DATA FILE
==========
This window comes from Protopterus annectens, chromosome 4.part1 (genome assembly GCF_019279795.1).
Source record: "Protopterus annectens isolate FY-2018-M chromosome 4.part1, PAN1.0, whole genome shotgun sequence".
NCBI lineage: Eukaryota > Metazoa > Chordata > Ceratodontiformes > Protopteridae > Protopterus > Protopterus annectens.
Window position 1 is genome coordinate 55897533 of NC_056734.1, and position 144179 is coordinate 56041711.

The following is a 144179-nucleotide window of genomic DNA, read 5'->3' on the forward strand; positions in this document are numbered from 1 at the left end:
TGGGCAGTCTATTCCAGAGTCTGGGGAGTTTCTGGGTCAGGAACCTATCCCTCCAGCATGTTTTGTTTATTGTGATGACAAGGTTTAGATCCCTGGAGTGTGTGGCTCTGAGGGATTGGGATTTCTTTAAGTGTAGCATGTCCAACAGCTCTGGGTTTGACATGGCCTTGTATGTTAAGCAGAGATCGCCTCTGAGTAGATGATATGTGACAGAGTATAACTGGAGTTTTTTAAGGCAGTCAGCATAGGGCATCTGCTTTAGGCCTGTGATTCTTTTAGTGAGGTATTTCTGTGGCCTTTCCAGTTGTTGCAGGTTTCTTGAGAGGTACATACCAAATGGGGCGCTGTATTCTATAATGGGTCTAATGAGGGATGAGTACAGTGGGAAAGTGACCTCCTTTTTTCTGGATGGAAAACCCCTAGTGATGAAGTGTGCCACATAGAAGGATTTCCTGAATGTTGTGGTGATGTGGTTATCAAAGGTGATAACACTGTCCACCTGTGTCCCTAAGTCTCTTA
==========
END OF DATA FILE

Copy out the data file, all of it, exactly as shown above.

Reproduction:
This window comes from Protopterus annectens, chromosome 4.part1 (genome assembly GCF_019279795.1).
Source record: "Protopterus annectens isolate FY-2018-M chromosome 4.part1, PAN1.0, whole genome shotgun sequence".
NCBI lineage: Eukaryota > Metazoa > Chordata > Ceratodontiformes > Protopteridae > Protopterus > Protopterus annectens.
Window position 1 is genome coordinate 55897533 of NC_056734.1, and position 144179 is coordinate 56041711.

The following is a 144179-nucleotide window of genomic DNA, read 5'->3' on the forward strand; positions in this document are numbered from 1 at the left end:
TGGGCAGTCTATTCCAGAGTCTGGGGAGTTTCTGGGTCAGGAACCTATCCCTCCAGCATGTTTTGTTTATTGTGATGACAAGGTTTAGATCCCTGGAGTGTGTGGCTCTGAGGGATTGGGATTTCTTTAAGTGTAGCATGTCCAACAGCTCTGGGTTTGACATGGCCTTGTATGTTAAGCAGAGATCGCCTCTGAGTAGATGATATGTGACAGAGTATAACTGGAGTTTTTTAAGGCAGTCAGCATAGGGCATCTGCTTTAGGCCTGTGATTCTTTTAGTGAGGTATTTCTGTGGCCTTTCCAGTTGTTGCAGGTTTCTTGAGAGGTACATACCAAATGGGGCGCTGTATTCTATAATGGGTCTAATGAGGGATGAGTACAGTGGGAAAGTGACCTCCTTTTTTCTGGATGGAAAACCCCTAGTGATGAAGTGTGCCACATAGAAGGATTTCCTGAATGTTGTGGTGATGTGGTTATCAAAGGTGATAACACTGTCCACCTGTGTCCCTAAGTCTCTTA